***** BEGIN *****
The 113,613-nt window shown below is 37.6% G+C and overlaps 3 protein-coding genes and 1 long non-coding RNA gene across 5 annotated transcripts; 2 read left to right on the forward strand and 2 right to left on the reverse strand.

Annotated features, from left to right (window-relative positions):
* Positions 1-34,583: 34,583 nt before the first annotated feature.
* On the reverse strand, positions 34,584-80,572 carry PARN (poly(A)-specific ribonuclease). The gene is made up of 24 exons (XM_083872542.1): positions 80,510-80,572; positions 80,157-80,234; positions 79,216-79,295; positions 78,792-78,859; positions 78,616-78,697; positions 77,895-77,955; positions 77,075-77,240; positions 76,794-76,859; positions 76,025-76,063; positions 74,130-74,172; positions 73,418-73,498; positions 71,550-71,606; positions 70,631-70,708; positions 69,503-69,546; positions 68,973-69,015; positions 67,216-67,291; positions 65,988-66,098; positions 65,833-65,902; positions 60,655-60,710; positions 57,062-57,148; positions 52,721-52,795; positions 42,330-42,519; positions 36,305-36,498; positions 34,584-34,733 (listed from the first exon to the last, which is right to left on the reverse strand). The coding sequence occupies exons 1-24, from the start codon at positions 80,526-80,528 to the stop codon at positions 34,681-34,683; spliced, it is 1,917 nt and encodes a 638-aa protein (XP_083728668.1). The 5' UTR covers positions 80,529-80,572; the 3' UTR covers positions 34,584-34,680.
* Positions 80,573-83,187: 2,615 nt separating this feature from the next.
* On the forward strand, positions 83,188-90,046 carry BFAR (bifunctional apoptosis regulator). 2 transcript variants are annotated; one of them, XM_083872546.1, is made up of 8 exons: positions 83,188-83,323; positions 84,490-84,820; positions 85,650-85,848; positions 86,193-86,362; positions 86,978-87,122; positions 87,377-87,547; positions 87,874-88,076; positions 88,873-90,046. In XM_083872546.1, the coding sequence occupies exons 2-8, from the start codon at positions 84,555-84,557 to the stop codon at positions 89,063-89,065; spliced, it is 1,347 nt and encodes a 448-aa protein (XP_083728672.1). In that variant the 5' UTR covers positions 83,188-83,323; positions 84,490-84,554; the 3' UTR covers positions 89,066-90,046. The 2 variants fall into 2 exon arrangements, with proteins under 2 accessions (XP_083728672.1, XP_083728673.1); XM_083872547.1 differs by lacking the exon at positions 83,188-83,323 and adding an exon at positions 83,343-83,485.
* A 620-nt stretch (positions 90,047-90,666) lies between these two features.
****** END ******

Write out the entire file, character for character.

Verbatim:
The 113,613-nt window shown below is 37.6% G+C and overlaps 3 protein-coding genes and 1 long non-coding RNA gene across 5 annotated transcripts; 2 read left to right on the forward strand and 2 right to left on the reverse strand.

Annotated features, from left to right (window-relative positions):
* Positions 1-34,583: 34,583 nt before the first annotated feature.
* On the reverse strand, positions 34,584-80,572 carry PARN (poly(A)-specific ribonuclease). The gene is made up of 24 exons (XM_083872542.1): positions 80,510-80,572; positions 80,157-80,234; positions 79,216-79,295; positions 78,792-78,859; positions 78,616-78,697; positions 77,895-77,955; positions 77,075-77,240; positions 76,794-76,859; positions 76,025-76,063; positions 74,130-74,172; positions 73,418-73,498; positions 71,550-71,606; positions 70,631-70,708; positions 69,503-69,546; positions 68,973-69,015; positions 67,216-67,291; positions 65,988-66,098; positions 65,833-65,902; positions 60,655-60,710; positions 57,062-57,148; positions 52,721-52,795; positions 42,330-42,519; positions 36,305-36,498; positions 34,584-34,733 (listed from the first exon to the last, which is right to left on the reverse strand). The coding sequence occupies exons 1-24, from the start codon at positions 80,526-80,528 to the stop codon at positions 34,681-34,683; spliced, it is 1,917 nt and encodes a 638-aa protein (XP_083728668.1). The 5' UTR covers positions 80,529-80,572; the 3' UTR covers positions 34,584-34,680.
* Positions 80,573-83,187: 2,615 nt separating this feature from the next.
* On the forward strand, positions 83,188-90,046 carry BFAR (bifunctional apoptosis regulator). 2 transcript variants are annotated; one of them, XM_083872546.1, is made up of 8 exons: positions 83,188-83,323; positions 84,490-84,820; positions 85,650-85,848; positions 86,193-86,362; positions 86,978-87,122; positions 87,377-87,547; positions 87,874-88,076; positions 88,873-90,046. In XM_083872546.1, the coding sequence occupies exons 2-8, from the start codon at positions 84,555-84,557 to the stop codon at positions 89,063-89,065; spliced, it is 1,347 nt and encodes a 448-aa protein (XP_083728672.1). In that variant the 5' UTR covers positions 83,188-83,323; positions 84,490-84,554; the 3' UTR covers positions 89,066-90,046. The 2 variants fall into 2 exon arrangements, with proteins under 2 accessions (XP_083728672.1, XP_083728673.1); XM_083872547.1 differs by lacking the exon at positions 83,188-83,323 and adding an exon at positions 83,343-83,485.
* A 620-nt stretch (positions 90,047-90,666) lies between these two features.